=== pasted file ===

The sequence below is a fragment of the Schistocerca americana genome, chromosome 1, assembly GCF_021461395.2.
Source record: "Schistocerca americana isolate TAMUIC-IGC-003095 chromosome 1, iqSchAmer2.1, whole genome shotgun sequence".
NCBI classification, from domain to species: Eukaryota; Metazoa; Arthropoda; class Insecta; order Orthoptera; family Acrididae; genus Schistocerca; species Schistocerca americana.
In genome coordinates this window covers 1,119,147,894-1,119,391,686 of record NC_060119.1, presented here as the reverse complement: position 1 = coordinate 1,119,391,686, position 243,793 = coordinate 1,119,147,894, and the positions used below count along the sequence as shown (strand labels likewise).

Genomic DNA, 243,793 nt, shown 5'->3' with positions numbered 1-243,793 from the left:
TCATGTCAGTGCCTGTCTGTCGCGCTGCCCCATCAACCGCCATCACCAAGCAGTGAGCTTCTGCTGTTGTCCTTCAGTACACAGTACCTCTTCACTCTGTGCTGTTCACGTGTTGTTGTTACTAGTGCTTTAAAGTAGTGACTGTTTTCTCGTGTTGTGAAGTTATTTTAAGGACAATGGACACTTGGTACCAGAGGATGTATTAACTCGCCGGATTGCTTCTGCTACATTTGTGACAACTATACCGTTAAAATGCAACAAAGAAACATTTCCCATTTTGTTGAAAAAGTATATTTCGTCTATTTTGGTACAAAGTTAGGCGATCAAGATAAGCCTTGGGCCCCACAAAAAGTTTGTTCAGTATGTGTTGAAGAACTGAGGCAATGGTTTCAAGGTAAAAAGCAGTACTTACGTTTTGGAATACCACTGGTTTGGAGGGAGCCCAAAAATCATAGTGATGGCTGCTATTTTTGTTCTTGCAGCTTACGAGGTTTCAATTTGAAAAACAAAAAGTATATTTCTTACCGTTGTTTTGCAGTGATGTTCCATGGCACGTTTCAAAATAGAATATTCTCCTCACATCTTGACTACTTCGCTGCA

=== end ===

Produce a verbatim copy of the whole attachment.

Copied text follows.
The sequence below is a fragment of the Schistocerca americana genome, chromosome 1, assembly GCF_021461395.2.
Source record: "Schistocerca americana isolate TAMUIC-IGC-003095 chromosome 1, iqSchAmer2.1, whole genome shotgun sequence".
NCBI classification, from domain to species: Eukaryota; Metazoa; Arthropoda; class Insecta; order Orthoptera; family Acrididae; genus Schistocerca; species Schistocerca americana.
In genome coordinates this window covers 1,119,147,894-1,119,391,686 of record NC_060119.1, presented here as the reverse complement: position 1 = coordinate 1,119,391,686, position 243,793 = coordinate 1,119,147,894, and the positions used below count along the sequence as shown (strand labels likewise).

Genomic DNA, 243,793 nt, shown 5'->3' with positions numbered 1-243,793 from the left:
TCATGTCAGTGCCTGTCTGTCGCGCTGCCCCATCAACCGCCATCACCAAGCAGTGAGCTTCTGCTGTTGTCCTTCAGTACACAGTACCTCTTCACTCTGTGCTGTTCACGTGTTGTTGTTACTAGTGCTTTAAAGTAGTGACTGTTTTCTCGTGTTGTGAAGTTATTTTAAGGACAATGGACACTTGGTACCAGAGGATGTATTAACTCGCCGGATTGCTTCTGCTACATTTGTGACAACTATACCGTTAAAATGCAACAAAGAAACATTTCCCATTTTGTTGAAAAAGTATATTTCGTCTATTTTGGTACAAAGTTAGGCGATCAAGATAAGCCTTGGGCCCCACAAAAAGTTTGTTCAGTATGTGTTGAAGAACTGAGGCAATGGTTTCAAGGTAAAAAGCAGTACTTACGTTTTGGAATACCACTGGTTTGGAGGGAGCCCAAAAATCATAGTGATGGCTGCTATTTTTGTTCTTGCAGCTTACGAGGTTTCAATTTGAAAAACAAAAAGTATATTTCTTACCGTTGTTTTGCAGTGATGTTCCATGGCACGTTTCAAAATAGAATATTCTCCTCACATCTTGACTACTTCGCTGCA